They're created largely by people of African descent that's something sweetly African about them.I don't mind them but I'm Australian so not familiar with the associations other than maybe it's considered ghetto or something.
Not sure what you concept of "something sweetly African" is. Does it mean anything that sounds exotic and you cant find a box for it? So assuming the majority of people with these -esha names are of Asian descent then you would say that there was "something sweetly Asian" about the names? Just curious

I guess I just dont know what African sounding is.. given than I know that African languages are as different as night and day from Western to Southern African.. Ask anyone from Africa and to them, these names dont sound African at all

And as Saibot above said, a large number of African Americans are probably more American than some white Americans in that their families have been here for many generations more and they have zero ties to Africa as a continent..

Last edited by COCUE; 01-04-2017 at 04:55 PM..
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Old 01-04-2017, 04:52 PM
 
Location: Sugarland
11,879 posts, read 10,089,611 times
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Quote:
Originally Posted by cpg35223 View Post
You know, I'd really be interested to learn what the long-term career track in terms of hiring, earning, and promotion is for those with that kind of name versus standard names such as Michael or Cynthia.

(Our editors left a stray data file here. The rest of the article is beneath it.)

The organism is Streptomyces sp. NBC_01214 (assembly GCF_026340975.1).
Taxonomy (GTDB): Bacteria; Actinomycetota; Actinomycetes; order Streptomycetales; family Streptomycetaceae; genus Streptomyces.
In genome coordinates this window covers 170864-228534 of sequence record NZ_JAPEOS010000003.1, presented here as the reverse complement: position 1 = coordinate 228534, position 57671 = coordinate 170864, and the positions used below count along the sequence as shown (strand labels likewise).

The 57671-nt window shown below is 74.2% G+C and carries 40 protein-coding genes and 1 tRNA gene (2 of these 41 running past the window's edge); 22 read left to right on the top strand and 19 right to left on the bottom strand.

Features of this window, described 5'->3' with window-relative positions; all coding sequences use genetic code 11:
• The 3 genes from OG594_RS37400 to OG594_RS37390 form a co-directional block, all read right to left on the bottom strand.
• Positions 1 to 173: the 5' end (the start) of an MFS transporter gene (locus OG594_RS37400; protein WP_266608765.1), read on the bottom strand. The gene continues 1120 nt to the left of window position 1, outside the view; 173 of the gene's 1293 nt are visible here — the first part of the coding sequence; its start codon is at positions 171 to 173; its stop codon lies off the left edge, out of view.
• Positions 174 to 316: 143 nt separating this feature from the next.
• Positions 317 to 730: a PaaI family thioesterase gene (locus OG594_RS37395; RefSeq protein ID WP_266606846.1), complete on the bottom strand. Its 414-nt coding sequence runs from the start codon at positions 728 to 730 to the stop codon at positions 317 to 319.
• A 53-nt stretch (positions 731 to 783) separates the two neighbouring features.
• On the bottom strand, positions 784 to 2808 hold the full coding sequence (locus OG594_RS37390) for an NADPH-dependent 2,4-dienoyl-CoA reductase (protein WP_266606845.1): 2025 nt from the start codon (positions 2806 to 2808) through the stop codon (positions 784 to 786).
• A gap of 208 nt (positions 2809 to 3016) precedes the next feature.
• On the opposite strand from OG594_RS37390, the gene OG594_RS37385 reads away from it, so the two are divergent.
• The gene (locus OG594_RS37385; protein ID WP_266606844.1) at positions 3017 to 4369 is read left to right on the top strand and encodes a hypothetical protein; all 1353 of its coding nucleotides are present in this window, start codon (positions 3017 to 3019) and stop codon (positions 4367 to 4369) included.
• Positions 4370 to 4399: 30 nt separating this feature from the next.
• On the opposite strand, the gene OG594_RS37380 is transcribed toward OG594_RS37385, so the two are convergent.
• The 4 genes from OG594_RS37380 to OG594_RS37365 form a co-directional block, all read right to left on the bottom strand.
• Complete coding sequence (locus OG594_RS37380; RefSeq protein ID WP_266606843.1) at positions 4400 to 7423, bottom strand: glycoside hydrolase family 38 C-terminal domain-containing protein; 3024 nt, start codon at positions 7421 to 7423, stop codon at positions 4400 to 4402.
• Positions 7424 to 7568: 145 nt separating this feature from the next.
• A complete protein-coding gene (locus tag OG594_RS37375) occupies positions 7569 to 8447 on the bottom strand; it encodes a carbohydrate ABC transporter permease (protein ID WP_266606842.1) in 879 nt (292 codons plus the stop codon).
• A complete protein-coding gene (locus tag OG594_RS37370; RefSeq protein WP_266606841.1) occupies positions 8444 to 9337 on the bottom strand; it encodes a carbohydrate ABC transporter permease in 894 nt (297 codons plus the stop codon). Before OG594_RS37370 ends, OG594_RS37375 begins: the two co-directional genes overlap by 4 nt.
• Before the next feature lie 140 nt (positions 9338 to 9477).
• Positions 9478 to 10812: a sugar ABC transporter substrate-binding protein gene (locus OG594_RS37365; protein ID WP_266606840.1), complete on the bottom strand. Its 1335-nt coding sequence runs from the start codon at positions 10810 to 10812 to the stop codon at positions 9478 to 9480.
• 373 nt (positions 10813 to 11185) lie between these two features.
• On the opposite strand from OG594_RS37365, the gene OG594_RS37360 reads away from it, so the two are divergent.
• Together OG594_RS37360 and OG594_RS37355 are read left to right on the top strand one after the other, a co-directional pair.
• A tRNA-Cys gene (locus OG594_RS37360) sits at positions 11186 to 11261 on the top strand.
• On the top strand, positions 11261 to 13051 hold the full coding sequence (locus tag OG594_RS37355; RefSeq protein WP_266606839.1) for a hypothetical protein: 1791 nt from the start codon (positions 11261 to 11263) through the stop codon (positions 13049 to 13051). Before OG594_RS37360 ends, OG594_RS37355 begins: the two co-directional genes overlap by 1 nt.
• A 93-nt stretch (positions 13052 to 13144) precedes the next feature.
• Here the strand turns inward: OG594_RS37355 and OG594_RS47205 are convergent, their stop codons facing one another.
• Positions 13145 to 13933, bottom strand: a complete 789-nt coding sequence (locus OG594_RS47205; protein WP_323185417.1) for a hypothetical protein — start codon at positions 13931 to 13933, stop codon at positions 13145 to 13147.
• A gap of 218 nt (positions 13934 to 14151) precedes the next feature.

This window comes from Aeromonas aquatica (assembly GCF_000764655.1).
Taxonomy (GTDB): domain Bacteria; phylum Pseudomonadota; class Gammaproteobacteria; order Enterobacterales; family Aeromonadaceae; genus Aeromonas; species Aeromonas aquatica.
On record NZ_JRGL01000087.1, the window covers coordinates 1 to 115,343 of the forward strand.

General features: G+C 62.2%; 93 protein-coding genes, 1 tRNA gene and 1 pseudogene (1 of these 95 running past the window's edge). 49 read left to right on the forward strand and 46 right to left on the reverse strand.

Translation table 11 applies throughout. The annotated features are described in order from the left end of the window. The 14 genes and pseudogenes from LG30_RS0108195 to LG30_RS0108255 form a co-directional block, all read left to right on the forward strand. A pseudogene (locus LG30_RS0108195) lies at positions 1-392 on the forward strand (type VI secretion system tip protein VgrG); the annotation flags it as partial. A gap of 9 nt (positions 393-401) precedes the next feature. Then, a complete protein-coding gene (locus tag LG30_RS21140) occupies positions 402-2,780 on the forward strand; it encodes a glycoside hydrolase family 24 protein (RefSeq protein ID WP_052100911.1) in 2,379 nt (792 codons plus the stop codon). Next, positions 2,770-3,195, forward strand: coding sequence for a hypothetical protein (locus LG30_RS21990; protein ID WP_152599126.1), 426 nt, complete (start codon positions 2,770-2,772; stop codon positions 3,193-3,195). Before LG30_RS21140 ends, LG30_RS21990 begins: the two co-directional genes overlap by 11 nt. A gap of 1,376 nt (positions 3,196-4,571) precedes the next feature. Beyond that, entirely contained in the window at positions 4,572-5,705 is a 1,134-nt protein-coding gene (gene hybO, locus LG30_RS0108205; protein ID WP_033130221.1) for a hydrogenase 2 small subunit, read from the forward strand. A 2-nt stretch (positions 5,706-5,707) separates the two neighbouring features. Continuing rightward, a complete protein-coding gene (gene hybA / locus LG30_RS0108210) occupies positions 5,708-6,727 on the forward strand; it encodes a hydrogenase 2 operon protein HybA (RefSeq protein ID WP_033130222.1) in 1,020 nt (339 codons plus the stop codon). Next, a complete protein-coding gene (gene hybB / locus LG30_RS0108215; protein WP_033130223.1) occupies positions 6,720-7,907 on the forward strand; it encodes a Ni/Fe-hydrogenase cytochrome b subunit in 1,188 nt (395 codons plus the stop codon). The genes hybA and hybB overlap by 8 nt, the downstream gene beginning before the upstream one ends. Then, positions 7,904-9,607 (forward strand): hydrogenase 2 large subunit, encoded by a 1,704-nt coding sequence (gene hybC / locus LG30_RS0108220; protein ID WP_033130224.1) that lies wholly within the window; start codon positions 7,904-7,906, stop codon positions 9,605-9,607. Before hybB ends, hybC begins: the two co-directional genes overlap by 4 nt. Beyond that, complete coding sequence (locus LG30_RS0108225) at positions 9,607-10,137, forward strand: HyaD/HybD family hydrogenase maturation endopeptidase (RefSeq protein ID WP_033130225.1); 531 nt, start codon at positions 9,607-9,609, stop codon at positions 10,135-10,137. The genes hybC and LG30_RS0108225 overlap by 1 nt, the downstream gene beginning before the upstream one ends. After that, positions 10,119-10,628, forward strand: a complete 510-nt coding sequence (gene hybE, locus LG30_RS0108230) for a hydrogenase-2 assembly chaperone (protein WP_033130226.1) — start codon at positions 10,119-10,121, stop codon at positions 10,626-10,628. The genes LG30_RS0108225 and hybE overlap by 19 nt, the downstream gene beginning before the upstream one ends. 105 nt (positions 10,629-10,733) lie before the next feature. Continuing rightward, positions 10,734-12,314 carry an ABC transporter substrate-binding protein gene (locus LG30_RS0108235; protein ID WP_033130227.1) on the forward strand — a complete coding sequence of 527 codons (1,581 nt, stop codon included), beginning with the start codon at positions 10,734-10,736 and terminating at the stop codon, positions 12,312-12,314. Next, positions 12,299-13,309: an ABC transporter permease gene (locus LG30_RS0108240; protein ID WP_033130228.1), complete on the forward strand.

Well, my workplace doesn't discriminate against African-Americans so if you're qualified, you will get the job regardless of what your parents named you.
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Old 01-04-2017, 04:53 PM
 
Location: Lake Grove
2,753 posts, read 1,488,869 times
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Quote:
Originally Posted by JerseyGirl415 View Post
Fannie? My grandpa had an Aunt Fannie. I don't know what her real name was though...
I had a great Aunt Fannie, her real name was Crucifies, the feminine for Crucifix in Italian. Her parents were from Sicily.

I had another great aunt who went by Jennie, her real name was Giovaninna, I think similar to Joanne. Her parents came from the Naples area.

In Italian American families of NYC, everyone had nicknames
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Old 01-04-2017, 05:35 PM
 
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They have a thousand years of cells connecting them to other Africans.
Quote:
Originally Posted by saibot View Post
I'm sorry, but that really doesn't make much sense. "African-American names" are created by people who, for the most part, have virtually no personal ties to the continent of Africa. There is nothing "African" about these names.
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Old 01-04-2017, 05:48 PM
 
738 posts, read 458,682 times
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Quote:
Originally Posted by cpg35223 View Post
You know, I'd really be interested to learn what the long-term career track in terms of hiring, earning, and promotion is for those with that kind of name versus standard names such as Michael or Cynthia.
A person's name really doesn't say anything about the person. It just says something about that person's parents.